Actor dopes for Armstrong role
Actor Ben Foster, who portrays Lance Armstrong in the upcoming feature film The Program, sparked real-life outrage when he admitted to doping in order to prepare for the role of the sport's most infamous cheater.
In an interview at the Toronto International Film Festival, where the movie premiered, Foster admitted to taking unspecified doping substances under the supervision of a doctor. "The more that I researched, the more that I explored in this subject, the more I wanted to know. It's such a complex story, it's such a complex world," Foster said.
Armstrong admitted to doping throughout his Tour de France reign in early 2013, after he had been banned for life by the US Anti-Doping Agency.
"Doping is not the reason why Lance Armstrong won but it did shape a culture at the time, and it certainly shaped him, and I wanted to understand — on a personal level, on a cellular level — what that experience is like," Foster said.
The news sparked angry reaction from Emma O'Reilly, the former soigneur for Armstrong's team who was one of the first to come forward to journalist David Walsh with evidence that Armstrong was doping.
"Really? Is someone having a laugh. My life was made a living hell for years to clean up a sport I love and now it's OK for Ben Foster to dope so he can be like Lance Armstrong? That's not just ironic, it's disrespectful," O'Reilly wrote on Twitter.
Foster has a history of taking extreme lengths to understand the roles he plays, and taking drugs for The Program was 'a calculated risk', he said. "What I came away with is that drugs work — they work. You can just keep going. Coming off those drugs is the difficult part. That's where your health concerns will come in. And it took a while for me to right myself. But that was a calculated risk and part of the joy of the job, I suppose."
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Ben Foster as Lance Armstrong
No Van der Poel in CrossVegas
World cyclo-cross champion Mathieu van der Poel will not travel to the USA for the first World Cup in Las Vegas. The Dutch rider is still suffering the effects of a crash at the Tour de l'Avenir three weeks ago.
"My right knee, which I fell on heavily, has healed. The problem now is in my left knee, which I apparently overloaded in my desire to be competitive again as quickly as possible," Van der Poel said.
The BKCP-Corendon rider had an MRI on Thursday that showed inflammation in the joint. "There is nothing else to do other than take inflammatories, ice and rest. Today is my fifth day off the bike," he said, adding that he has only just been given the green light to start light training tomorrow.
He regretted the missed opportunity to put the world champion's jersey on display on another continent, but said he needed to rebuild toward the 'cross season. He aims to resume racing at the Grand Prix Neerpelt on September 26, but if he is not ready then he will make his debut at the opening Superprestige round in Gieten on October 4.
No-shows for Worlds
The travel to the United States has reportedly proved too costly for some nations, who have opted to send either teams smaller than the allocations which they earned, or no team at all to the UCI Road World Championships in Richmond.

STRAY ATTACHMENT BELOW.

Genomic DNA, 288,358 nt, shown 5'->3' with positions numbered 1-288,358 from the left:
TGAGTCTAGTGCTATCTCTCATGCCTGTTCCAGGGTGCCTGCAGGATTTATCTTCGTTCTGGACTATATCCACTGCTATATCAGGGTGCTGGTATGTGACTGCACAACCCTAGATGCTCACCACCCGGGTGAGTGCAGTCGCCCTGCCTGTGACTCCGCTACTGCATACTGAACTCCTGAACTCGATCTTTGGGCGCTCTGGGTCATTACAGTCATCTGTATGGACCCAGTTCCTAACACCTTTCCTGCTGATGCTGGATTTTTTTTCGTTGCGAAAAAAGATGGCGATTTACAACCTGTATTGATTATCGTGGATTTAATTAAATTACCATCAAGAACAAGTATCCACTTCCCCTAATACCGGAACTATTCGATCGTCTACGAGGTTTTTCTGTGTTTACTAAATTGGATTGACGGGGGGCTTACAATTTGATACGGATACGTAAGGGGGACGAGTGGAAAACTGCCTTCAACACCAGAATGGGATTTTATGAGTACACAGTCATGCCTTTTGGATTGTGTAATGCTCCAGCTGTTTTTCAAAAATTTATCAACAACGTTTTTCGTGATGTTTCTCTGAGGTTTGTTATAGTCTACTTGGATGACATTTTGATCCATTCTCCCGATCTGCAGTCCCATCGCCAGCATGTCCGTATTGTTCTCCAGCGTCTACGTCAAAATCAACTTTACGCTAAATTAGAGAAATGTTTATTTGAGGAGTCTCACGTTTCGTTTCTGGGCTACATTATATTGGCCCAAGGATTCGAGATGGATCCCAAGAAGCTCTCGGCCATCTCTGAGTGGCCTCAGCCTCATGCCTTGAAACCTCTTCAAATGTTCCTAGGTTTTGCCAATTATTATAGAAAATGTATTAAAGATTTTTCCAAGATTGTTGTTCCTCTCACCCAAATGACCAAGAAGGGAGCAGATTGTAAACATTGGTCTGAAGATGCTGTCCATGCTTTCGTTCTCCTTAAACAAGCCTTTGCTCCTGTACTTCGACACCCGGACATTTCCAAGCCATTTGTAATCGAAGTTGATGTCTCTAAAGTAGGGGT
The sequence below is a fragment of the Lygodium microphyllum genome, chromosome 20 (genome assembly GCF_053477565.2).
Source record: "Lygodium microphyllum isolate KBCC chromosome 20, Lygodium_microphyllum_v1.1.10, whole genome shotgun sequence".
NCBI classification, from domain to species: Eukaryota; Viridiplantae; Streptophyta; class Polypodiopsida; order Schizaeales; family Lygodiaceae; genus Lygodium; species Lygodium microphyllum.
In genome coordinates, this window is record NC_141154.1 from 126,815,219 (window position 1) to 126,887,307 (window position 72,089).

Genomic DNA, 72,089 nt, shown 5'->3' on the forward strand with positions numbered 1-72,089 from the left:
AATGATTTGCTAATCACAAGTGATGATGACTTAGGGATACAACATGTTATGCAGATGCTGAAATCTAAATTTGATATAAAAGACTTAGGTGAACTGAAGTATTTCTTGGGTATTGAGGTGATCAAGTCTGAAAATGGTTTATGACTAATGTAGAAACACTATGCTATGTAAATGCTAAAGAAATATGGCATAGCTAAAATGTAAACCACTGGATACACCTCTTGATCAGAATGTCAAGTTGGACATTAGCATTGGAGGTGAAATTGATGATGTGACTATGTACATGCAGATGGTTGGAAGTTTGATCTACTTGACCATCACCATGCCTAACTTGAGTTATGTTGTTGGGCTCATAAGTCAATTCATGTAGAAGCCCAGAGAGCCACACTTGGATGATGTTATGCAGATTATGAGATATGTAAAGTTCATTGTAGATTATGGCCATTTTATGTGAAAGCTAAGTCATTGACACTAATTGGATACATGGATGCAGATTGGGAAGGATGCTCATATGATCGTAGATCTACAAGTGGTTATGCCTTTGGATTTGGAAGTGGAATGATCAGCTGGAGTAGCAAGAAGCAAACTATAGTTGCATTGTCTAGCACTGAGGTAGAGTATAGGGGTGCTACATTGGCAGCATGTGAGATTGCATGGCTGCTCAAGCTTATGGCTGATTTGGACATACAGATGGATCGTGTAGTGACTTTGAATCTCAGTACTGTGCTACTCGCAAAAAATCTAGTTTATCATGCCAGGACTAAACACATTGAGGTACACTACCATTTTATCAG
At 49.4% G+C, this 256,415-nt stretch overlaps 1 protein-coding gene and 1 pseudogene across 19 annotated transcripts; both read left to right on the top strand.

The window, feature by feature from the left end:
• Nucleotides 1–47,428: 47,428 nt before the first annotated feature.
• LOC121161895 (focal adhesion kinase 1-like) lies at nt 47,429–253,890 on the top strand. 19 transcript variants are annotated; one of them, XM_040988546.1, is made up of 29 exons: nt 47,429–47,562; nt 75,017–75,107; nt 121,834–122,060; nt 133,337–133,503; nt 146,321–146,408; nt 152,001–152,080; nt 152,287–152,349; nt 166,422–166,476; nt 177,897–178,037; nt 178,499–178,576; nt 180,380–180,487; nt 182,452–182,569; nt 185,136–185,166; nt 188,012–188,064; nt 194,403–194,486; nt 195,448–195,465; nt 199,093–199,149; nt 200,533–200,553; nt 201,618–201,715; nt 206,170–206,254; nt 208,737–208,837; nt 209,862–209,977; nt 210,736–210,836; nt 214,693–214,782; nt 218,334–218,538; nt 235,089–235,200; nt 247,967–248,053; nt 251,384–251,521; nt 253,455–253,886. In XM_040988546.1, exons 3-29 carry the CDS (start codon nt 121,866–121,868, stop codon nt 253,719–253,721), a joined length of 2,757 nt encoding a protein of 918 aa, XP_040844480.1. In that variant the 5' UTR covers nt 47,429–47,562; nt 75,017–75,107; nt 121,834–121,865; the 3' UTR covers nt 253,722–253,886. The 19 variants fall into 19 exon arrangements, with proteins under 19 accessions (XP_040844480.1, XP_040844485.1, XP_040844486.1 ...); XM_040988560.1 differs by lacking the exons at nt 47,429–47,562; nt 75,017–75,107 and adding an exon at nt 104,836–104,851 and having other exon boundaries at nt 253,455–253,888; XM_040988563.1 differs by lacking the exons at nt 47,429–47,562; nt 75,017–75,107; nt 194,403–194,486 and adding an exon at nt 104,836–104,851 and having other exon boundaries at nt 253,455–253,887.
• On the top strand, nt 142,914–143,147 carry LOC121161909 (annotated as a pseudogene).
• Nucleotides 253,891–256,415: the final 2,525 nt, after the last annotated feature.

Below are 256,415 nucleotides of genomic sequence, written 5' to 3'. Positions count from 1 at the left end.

Ireland announced its team today, only filling two of its three allocated places for the elite men's road race. According to Velo-club.net, Algeria earned six spots for the elite men's road race, but will only field Youcef Reguigui (MTN-Qhubeka). Turkey earned three spots but will not send a team, as did Morocco. Iran earned six places but will not send a single rider.
Korea, Croatia, and Estonia will also fill only two of their three spots.
Meanwhile, Sweden, Finland, Mexico, Rwanda, and Hong Kong were among the nations with cycling talent that did not earn places in the elite men's road race, and Latvia, with more than one WorldTour rider, has just one spot.
The UCI rules do not provide for countries to opt out of their earned spots and have their places redistributed to lower-ranked nations.
Consonni signs with Lampre-Merida
Lampre-Merida today announced the signing of neo-pro Simone Consonni, 21. The Italian sprinter who won the La Côte Picarde Nations Cup this year will join fellow neo-pros Simone Petilli and Edward Ravasi for the 2016 and 2017 seasons.
We’re intensifying the attention towards the young talents, trying to grant them a step-by-step entry in the pro world," manager Brent Copeland said. "Consonni is very fast, he’s reactive, he’s one of the most interesting Italian cyclists for the future."
UCI mourns former vice president Laurent De Backer
The UCI remembered its former vice president Laurent De Backer today. The Belgian died on September 11 at age 79.
"Following in the footsteps of his father, himself a former Director of the RLVB, Mr De Backer was a great advocate for our sport, in Belgium and internationally, for many years," the UCI press release noted. "He was UCI Vice-President from 2001 to 2005, member of the UCI Management Committee from 1992 to 2001, and member of the Professional Cycling Council from 1993 to 1997. In addition, he was President of Belgium’s National Federation from1997 to 2010."
UCI President Brian Cookson said: “Laurent de Backer was dedicated to our sport and we are saddened by his loss. On behalf of the entire cycling family, I extend my sincere condolences to his family and friends.”
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